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Williams Cleanup

Williams cleanup:
What's been done? What's left to do?

The environmental cleanup at the former Williams Air Force Base in Mesa, Arizona is in its final stages. Cleanup decisions have been made and implemented at most of the sites identified at the former base. In addition to maintenance and monitoring of existing cleanup actions, the Air Force is in modifying or establishing remedies for the remaining sites where needed. Site investigations are wrapping up for these sites and the Air Force anticipates selecting remedies in 2013.

The 4,043-acre Williams was a flight training school in 1941. During its 52 years as a military aviation, training, supply and maintenance complex, several areas of the former base were environmentally impacted from industrial practices that were legal and commercially accepted at the time.
Contaminants from military operations include organic solvents and paint strippers, petroleum, metal plating waste, hydraulic fluids, pesticides, and radiological wastes. In 1983, the Air Force implemented the Department of Defense Installation Restoration Program to identify, investigate, and remediate sites at Williams.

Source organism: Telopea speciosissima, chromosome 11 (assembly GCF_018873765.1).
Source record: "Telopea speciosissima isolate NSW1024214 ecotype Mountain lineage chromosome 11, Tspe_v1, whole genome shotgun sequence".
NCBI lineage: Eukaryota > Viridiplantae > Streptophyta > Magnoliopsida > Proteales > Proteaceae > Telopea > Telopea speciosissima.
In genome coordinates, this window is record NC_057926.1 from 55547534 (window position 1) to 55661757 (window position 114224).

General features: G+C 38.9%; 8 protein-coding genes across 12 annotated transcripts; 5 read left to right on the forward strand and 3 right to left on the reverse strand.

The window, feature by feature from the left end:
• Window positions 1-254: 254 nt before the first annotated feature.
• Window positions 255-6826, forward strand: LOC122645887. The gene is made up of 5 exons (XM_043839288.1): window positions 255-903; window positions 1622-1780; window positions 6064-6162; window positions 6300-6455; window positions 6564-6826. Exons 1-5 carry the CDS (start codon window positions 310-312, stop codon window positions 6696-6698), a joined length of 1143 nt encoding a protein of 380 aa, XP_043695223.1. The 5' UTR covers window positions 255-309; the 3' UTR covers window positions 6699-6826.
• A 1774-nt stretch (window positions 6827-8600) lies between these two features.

Investigative and remedial activities have been underway at Williams since 1983. In 1989, the base was added to U.S. Environmental Protection Agency's National Priorities List as a Superfund site. This listing requires the Air Force to follow the EPA-regulated cleanup processes defined in the Comprehensive Environmental Response, Compensation, and Liability Act.

Since then, the Air Force has continued the environmental cleanup at Williams with oversight from the U.S. Environmental Protections Agency, the Arizona Department of Environmental Quality, and the Arizona Department of Water Resources.

Williams Air Force Base closed in 1993 following the 1991 announcement from the Base Realignment and Closure (BRAC) Commission. The Local Reuse Authority, Phoenix-Mesa Gateway Airport, has turned the closed base into a thriving international aviation and aerospace center and educational complex.

Meanwhile, the Air Force continues its commitment to environmental cleanup and protecting human health and the environment at the former base.

To date, the Air Force has spent more than $93.54 million on the cleanup and millions more will be spent for ongoing monitoring and operation of groundwater treatment and soil cleanup systems, and for maintenance and monitoring of the former landfill site.
Cleanup of the groundwater is the most complex project remaining at Williams. Investigation to fully define the extent is nearly complete and the Air Force is studying different alternatives for completing the cleanup.